His painting process, in fact, belonged to the outline school of depiction. He painted from the outside in. He would meticulously figure out the perimeters of his figures, trace these perimeters onto the canvas with charcoal and then fill in the color. The fact that he was a terrific drafts-man and a wonderful colorist only meant that his story ideas were brilliantly out-lined and colored, but they never really became painterly paintings. Rembrandt, on the other hand, didn't use paint to tell stories, he used stories to move around paint. The emphasis was reversed. Abstract movement of texture and color, for Rembrandt, was as much the subject of the painting as the content. In his greatest works, like his late self-portraits, the con-tent and the form are united.
Norman Rockwell then, in my view, skillful though he is, isn't a painter in the same sense that Rembrandt, Velazquez, and say Inness are painters. He's not interested enough in painterly effects. Beautiful, expressive strokes, lost edges, delicate accents, none of these play much of a role in a Norman Rockwell painting. Narrative idea is the overriding action. And it's ultimately on that basis that he needs to be evaluated.

The majority of Norman Rockwell's paintings are not illustrations in the ordinary sense. They are not illustrating a text. They are self-contained stories that don't depend on external narrative to make them coherent. Their humor, their pathos, their humanity are all vividly presented right inside the picture plane, and the emotional clout of these pictures arises from a sense of detail and characterization so complete and convincing that they rival anything Hollywood did over the same period. The family excitedly heading off for their family vacation and then wearily returning, the girl with the black eye sit-ting in front of the principal's office, the African-American girl being escorted to school, these pictures are so brilliantly conceived and so perfectly executed, so humorous and often so touching that they've become national icons. Are they art? Well, if what Frank Capra or John Ford did was art, then of course they are. The twentieth century marked the triumph of popular culture. Movies, jazz, musical comedies, rock and roll. That's where the century's creative energy was most effectively flowing, and it's in that area of art that Norman Rockwell belongs. And in that arena, he was brilliantly successful.

This success, it turns out, was not casually achieved. As I learned from his colorful, well-written autobiography, My Adventures as an Illustrator, Norman Rockwell started out as a highly motivated, highly ambitious young man. Insecure about his frail physical appearance, he saw art as a way to even the odds, and he threw himself into an extended effort to transform himself into one of the country's top illustrators. Where did he go to effect this transformation? What school did he decide would give him the best training possible? Why the Art Students League of course. Eager to be challenged as much as possible, he studied here for two years, and found in his teacher George Bridgman someone who was more than willing to crack the whip. I'll conclude here with a quote I liked from the autobiography.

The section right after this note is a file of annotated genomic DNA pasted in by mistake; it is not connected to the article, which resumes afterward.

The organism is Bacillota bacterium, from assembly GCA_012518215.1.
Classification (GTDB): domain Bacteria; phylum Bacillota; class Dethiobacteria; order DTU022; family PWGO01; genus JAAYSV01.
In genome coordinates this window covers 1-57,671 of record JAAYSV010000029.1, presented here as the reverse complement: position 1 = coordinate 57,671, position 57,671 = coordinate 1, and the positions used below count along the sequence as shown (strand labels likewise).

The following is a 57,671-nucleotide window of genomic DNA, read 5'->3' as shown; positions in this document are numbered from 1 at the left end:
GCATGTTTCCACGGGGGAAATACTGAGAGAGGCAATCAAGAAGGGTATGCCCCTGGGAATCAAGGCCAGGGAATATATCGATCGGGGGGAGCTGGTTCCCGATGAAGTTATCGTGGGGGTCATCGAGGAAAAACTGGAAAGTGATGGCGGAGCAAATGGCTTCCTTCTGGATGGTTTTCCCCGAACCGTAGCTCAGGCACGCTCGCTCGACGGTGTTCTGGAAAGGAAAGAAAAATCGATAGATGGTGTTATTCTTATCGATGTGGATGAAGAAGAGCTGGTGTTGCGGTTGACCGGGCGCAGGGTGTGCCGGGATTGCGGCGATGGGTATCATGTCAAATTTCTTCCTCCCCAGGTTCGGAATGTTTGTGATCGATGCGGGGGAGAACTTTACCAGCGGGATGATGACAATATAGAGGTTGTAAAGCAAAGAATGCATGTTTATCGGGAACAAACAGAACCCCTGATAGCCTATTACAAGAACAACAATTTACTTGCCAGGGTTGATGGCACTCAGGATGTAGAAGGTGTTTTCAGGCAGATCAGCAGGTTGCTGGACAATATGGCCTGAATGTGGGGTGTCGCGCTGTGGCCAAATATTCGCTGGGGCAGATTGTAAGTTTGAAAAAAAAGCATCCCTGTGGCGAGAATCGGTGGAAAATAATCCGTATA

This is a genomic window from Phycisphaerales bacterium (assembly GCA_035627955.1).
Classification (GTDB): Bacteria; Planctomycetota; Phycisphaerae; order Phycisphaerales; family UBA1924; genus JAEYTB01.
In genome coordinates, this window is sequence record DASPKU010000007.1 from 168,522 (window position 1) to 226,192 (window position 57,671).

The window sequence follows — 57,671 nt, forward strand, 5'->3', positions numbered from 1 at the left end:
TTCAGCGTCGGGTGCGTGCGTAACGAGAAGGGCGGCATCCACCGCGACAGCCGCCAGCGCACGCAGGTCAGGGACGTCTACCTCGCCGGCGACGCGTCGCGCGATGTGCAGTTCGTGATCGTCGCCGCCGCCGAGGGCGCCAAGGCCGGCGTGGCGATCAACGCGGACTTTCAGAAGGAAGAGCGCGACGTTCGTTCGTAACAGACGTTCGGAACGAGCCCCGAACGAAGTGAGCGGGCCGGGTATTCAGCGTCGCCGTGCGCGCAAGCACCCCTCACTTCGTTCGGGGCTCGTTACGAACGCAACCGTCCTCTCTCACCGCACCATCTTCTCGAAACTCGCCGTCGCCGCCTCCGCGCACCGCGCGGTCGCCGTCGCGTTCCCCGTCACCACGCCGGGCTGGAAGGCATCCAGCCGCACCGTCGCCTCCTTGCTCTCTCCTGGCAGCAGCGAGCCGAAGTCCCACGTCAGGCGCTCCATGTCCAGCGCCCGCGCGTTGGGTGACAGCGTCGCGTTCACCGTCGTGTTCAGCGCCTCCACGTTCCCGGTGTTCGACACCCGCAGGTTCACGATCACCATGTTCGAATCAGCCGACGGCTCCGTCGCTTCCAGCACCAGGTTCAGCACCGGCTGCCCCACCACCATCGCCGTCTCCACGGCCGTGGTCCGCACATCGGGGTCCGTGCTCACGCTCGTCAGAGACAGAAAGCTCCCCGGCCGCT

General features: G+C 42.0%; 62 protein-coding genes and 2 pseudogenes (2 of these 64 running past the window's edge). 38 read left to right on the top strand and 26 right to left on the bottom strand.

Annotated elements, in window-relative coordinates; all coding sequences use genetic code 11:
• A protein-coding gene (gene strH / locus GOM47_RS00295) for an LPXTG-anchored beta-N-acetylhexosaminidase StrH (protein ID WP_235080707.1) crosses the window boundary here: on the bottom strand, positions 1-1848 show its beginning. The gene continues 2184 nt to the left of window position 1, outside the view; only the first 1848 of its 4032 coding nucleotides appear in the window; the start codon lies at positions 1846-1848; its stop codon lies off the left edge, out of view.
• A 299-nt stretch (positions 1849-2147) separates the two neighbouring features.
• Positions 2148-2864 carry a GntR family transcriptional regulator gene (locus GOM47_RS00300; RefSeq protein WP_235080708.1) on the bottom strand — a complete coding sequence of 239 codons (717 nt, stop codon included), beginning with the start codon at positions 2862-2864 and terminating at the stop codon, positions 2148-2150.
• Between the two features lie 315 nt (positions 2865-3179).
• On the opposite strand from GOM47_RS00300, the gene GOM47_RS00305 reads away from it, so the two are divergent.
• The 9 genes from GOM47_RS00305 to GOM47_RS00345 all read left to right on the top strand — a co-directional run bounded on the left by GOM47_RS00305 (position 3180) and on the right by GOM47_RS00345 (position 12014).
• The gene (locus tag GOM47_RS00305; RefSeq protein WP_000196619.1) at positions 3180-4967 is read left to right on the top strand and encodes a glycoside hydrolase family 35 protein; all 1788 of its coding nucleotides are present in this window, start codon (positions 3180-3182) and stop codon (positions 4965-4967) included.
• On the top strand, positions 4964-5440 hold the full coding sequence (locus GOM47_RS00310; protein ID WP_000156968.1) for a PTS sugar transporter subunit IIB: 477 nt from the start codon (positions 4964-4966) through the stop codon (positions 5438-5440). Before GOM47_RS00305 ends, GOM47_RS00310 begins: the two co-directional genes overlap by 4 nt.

Sometimes as he went from student to student Mr. Bridgeman [sic] would stop suddenly in the midst of a comment and, raising his voice, say, "You know, boys, a queer thing happened to me after I left the class last Tuesday. There was a coal wagon backed up onto the sidewalk on Forty-eighth Street shooting coal into a cellar. As I passed by a fellow stuck his head, all begrimed with coal, out of the cellar and said, 'Hello, Mr. Bridgeman.' I said, 'Why, hello there, who are you?' 'Oh,' the fellow said, 'don't you remember me, Mr. Bridgeman? I was number 1 in your class all last year." Then Mr. Bridgeman would lower his voice and go right on with his comment to the student whose drawing he had been criticizing.

The story varied; sometimes it was an iceman or a voice from a manhole. The results, however, were invariable—the Sistine chapels, the Last Suppers we had just, in imagination, been commissioned to paint, crumbled and we were art students again, art students who had better stop imagining triumph and work harder. Still, Mr. Bridgeman told that story in such a way that every one of us thought, He doesn't mean me, not if I work hard anyway.

1. Norman Rockwell: My Adventures as an Illustrator. (New York: Ballantine, 1972), 68-69.